The GLP aggregated and excerpted this blog/article to reflect the diversity of news, opinion and analysis.
Consumers wanting to know where ingredients come from and why they are needed in a product have pushed companies like Campbell Soup, General Mills and Nestlé to rid many of their products of substances such as carrageenan, high-fructose corn syrup and artificial colorings.
Now, some of the same efforts are coming to vitamins.
“Third parties doing certification like the Non-GMO Project require a whole lot more information than most vitamin companies are used to handing over,” said Bethany Davis, a spokeswoman for the Coalition for Supplement Sustainability.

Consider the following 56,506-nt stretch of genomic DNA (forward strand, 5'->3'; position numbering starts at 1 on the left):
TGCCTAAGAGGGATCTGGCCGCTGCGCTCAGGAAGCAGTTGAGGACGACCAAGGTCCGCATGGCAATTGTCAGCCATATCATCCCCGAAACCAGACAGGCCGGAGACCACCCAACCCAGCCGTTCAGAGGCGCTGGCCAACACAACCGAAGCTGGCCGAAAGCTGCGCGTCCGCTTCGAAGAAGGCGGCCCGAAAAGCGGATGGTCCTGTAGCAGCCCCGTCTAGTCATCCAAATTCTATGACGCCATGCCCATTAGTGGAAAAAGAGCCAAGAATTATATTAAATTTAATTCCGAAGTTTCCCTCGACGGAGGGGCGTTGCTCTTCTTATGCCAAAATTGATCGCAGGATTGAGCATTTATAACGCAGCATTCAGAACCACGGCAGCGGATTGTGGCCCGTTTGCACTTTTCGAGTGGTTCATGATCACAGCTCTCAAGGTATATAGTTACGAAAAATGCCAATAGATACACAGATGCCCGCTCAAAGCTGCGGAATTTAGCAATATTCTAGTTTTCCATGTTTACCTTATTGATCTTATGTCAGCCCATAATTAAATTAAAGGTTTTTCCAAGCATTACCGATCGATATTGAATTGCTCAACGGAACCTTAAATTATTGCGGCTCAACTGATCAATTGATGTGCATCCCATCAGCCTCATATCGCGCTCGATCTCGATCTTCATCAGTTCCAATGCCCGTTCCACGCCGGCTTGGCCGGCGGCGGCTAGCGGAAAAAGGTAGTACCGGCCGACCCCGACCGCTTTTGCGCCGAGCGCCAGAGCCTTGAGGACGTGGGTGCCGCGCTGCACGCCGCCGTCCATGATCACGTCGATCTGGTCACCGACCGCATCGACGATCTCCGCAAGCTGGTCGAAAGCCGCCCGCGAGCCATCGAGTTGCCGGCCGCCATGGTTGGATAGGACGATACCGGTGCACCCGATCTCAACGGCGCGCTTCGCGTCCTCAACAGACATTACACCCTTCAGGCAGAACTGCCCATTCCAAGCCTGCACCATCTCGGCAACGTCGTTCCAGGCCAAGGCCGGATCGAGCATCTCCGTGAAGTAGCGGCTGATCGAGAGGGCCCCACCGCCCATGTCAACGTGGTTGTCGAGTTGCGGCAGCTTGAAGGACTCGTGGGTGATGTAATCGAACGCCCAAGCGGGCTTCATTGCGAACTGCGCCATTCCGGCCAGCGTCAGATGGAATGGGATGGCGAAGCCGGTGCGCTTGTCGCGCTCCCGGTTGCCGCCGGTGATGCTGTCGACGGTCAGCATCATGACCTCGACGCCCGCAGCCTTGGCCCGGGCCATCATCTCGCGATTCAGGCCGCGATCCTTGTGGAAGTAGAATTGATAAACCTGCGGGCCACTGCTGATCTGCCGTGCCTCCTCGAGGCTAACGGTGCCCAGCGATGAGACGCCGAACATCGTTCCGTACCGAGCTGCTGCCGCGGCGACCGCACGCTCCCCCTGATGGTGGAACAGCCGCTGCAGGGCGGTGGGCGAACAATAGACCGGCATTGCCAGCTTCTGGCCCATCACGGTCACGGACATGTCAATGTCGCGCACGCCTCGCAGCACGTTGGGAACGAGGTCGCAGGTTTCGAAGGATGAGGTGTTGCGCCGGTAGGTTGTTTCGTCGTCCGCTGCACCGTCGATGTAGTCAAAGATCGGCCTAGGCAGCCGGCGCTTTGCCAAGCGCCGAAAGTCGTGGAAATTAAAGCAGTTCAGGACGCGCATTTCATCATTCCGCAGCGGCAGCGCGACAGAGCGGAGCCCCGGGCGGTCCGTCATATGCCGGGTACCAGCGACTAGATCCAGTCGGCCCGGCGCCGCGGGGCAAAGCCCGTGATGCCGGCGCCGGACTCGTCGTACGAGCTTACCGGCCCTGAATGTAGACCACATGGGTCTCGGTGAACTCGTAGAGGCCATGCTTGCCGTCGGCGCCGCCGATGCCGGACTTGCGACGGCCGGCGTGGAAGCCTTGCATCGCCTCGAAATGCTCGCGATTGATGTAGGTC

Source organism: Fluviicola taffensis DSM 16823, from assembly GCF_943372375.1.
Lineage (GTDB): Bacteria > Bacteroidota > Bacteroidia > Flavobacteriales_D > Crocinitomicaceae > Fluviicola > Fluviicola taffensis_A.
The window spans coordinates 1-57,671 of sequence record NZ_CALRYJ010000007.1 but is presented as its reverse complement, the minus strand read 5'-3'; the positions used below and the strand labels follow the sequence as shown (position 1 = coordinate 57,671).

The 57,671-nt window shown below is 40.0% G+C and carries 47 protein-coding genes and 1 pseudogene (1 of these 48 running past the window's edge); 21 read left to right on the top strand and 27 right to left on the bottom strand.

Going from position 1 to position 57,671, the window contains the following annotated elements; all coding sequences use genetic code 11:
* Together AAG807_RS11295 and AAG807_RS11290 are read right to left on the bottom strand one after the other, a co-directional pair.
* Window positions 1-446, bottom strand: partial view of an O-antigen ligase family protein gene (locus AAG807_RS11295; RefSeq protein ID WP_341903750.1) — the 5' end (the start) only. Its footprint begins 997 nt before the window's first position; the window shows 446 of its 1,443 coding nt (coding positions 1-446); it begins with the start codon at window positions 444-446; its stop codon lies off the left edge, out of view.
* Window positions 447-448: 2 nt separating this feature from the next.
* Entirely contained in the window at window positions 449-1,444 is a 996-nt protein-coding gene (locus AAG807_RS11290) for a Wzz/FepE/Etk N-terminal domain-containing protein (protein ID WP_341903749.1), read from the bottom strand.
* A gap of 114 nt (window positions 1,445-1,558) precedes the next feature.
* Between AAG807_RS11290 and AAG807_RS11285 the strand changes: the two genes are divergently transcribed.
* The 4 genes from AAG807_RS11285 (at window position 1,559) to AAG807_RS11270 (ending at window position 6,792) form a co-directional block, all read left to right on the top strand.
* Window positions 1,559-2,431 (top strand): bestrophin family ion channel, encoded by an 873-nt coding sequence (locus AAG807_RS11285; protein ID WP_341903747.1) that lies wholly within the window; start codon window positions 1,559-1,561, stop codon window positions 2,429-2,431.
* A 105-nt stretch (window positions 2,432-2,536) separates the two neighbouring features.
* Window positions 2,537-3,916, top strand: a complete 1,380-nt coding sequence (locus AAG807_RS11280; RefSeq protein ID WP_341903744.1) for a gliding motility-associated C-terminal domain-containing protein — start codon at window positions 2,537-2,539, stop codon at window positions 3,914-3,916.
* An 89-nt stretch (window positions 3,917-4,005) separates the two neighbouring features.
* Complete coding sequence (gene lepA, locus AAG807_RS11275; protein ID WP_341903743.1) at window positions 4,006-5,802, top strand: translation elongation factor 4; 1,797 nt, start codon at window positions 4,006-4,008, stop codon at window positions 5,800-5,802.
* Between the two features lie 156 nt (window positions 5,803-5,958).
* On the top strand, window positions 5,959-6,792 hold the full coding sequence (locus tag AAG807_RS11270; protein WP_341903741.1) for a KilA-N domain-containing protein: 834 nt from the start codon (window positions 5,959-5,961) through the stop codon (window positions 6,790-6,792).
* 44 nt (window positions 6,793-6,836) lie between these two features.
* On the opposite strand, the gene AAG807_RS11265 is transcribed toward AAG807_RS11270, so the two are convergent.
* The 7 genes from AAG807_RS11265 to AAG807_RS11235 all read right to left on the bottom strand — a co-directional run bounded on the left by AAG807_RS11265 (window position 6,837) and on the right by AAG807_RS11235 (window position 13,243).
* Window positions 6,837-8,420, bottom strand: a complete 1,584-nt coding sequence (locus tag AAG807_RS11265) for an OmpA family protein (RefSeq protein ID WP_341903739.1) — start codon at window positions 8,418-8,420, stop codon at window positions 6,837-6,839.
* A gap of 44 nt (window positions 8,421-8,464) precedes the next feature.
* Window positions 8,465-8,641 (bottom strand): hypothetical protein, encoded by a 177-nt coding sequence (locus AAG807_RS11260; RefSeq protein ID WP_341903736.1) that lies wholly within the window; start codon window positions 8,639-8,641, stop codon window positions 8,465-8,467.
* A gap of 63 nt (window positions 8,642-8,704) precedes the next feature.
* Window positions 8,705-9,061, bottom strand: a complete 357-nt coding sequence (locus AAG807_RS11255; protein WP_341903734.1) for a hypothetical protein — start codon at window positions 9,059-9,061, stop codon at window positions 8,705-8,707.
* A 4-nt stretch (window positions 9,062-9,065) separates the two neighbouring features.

The coalition was formed by vitamin and supplement companies last year after food companies began dropping vitamins from their products. General Mills reduced the amount of riboflavin, or vitamin B2, and magnesium in the original Cheerios. Post Foods ditched vitamin A, vitamin D and vitamin B12 in the original Grape-Nuts.
“These large companies may have difficulty getting enough supply of vitamins to make non-G.M.O. claims because the supply chains are very complex and it’s not the industry standard to have full transparency,” Ms. Davis said.
Read full, original post: Vitamins Join the ‘Clean Label’ Bandwagon